I am considering to make an animated infographic based on SVG, Javascript and CSS technologies of a timeline. I have lots of experience in programming but not so much in using these technologies to animate something (means that you could possibly tell me that I should approach the problem in a different way).

With Inkscape, I can generate a large SVG image (large in the horizontal dimension and also relatively large in file size, unless I avoid embedding the pixel graphics). The SVG contains lots of boxes for events (SVG groups) which I would like to enlarge when clicked such that the details may be seen. I think, I could produce a working animation that shows the whole SVG and allows to enlarge all the boxes separately.

However, since the timeline is so long, it is necessary to zoom it such that only a part of it is visible at a time. There would need to be some buttons that allow the user to shift to the left or to the right to display earlier or later events. But still, whenever the user clicks one of the events it should be enlarged.

Here is the concept in pictures (the smaller large box is supposed to be the screen or the visible part of the graphic):

enter image description here

I am wondering if that is a feasible approach (how would I approach the combination of the two functions?). A different option would be to generate a separate SVG, or whatever, for each of the events and to position them in a different way on the screen.

Since I will need to repeat this many times for different or updated timelines, I will need to do most of it programmatically, working on the source text files. However, If such a single timeline can be created with some tool, from whose output I can learn how to do it, I am open to suggestions. In this case, I would need to know how.

Also, it would of course be very useful to have a working example, if there exists something comparable out there.

  • What type of content are each of the smaller elements that enlarge when clicked? That is a big determinant in what approach you should use Commented Jan 28, 2016 at 14:28
  • They are grouped svg elements that can be paths, text and pixel graphics. The pixel graphics may be embedded or external. Since they are what makes the whole file a bit large the latter approach is in principle favorable. Should the pixel graphics cause problems, it is also thinkable to include them only in the 'enlarged' box if possible.
    – highsciguy
    Commented Jan 28, 2016 at 15:17

1 Answer 1


Is it feasible?

Yes. Just as you have thought about it, it is definitely possible to do it like that. A better question is "Are there better ways to do this?" in which case I would answer probably.

The only time that I would use SVG for this is if most all of the elements that you want to zoom in on are originally SVG (such as icons) you're trying to exemplify of something like that. You can animate SVG's viewbox to do the horizontal scrolling and do some custom zooming function to zoom into particular elements (perhaps saving the viewbox before zooming so you can go back to it).

If there's much text, photos, or really anything much except what is usually an SVG, I would opt not to use this approach.

If you do use this approach, make sure to optimize your SVG(s) by following some rules and using some tools.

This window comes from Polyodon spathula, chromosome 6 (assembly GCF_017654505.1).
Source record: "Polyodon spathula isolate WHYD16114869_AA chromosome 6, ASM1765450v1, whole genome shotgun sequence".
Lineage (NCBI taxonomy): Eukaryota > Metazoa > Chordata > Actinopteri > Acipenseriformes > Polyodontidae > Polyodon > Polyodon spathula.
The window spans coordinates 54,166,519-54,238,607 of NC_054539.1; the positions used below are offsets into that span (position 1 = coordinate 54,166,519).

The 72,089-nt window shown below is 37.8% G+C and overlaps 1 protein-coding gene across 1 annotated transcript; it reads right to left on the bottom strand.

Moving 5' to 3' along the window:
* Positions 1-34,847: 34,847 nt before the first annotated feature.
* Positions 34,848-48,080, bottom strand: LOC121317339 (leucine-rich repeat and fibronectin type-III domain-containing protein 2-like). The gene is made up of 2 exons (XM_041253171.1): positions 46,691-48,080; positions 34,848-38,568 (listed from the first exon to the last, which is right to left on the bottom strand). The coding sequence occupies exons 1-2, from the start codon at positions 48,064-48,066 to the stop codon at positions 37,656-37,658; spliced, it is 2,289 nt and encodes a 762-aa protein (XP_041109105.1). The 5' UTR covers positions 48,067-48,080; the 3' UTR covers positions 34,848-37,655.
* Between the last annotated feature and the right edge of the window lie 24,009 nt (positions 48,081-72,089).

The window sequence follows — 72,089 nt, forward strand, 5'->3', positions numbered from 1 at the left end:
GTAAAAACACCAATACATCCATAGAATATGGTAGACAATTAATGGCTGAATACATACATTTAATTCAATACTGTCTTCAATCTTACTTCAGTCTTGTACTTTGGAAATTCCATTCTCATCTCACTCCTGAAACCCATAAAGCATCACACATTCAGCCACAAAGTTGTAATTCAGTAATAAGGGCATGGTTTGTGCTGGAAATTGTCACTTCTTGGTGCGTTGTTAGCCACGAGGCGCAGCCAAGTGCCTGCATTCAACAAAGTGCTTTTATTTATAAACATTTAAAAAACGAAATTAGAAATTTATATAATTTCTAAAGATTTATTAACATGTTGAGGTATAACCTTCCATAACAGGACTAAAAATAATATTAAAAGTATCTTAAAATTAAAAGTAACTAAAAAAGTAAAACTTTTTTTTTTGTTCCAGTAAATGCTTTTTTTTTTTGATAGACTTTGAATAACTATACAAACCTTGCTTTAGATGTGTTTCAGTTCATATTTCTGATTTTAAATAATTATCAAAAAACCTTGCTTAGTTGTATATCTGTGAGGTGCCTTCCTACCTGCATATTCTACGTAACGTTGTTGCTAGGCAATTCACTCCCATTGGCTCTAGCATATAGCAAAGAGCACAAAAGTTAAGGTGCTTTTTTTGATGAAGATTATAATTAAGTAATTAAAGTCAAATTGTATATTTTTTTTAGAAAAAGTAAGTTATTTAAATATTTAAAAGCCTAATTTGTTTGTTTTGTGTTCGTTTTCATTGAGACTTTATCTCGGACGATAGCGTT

Instead, the approach I would use would be to create a regular web page that scrolls horizontally. Then, I would use HTML elements for the smaller parts. Part of the reason behind this is that content that is zoomed out (small) is not readable. But if you instead use content preview in that "un-zoomed" view, you can then, instead of "zooming" (unless it was an image or something static like that), you can open the full content (or perhaps even a new page).

What I mean by that is to use transitions like Google's material design recommendations. These sorts of animations can be created with relative ease (by a person who knows what they're doing) with JavaScript but Polymer has some built in if you want to use a framework for it.

You can add some buttons to scroll horizontally, but if you use this approach I recommend that you don't disable the usual way people scroll. It is important to indicate that the page scrolls horizontally though because users aren't used to this type of movement.

Using this approach, you can handle all sorts of contents and still do the same type of zoom that you are talking about for SVGs and similar types.

Some positives of this approach is are:

  • It uses the browser's default navigation (paired with some more custom transitions and zooming) and layout: Native scrolling is always less buggy than custom scrolling. Not hard coding positions (like in SVG) allows the content to position with less effort.
  • It saves file size: An SVG of this scale can be pretty massive. This affects not only load time, but also performance and makes users pay more to access your content.
  • It allows more freedom of content: Instead of being restricted to only SVG-like content, it would allows this same format to be used more generally.
  • It's likely more modular: which allows easier reuse in the future or on other pages.
  • It's easier to edit: Instead of going into Illustrator every time something needs to be changed, you can just add to the HTML.
  • Thanks! I am investigating these options. Since I am not familiar with Polymer I have asked a follow-up question at stackoverflow.com/questions/35067882/… .
    – highsciguy
    Commented Feb 1, 2016 at 11:33
  • @highsciguy If an answer satisfies your question, you can click the arrow to the left of the answer to mark it as correct Commented Feb 1, 2016 at 12:52
  • I won't forget to do it!
    – highsciguy
    Commented Feb 1, 2016 at 12:56
  • @highsciguy I hope you didn't forget :) Commented Feb 12, 2016 at 14:38

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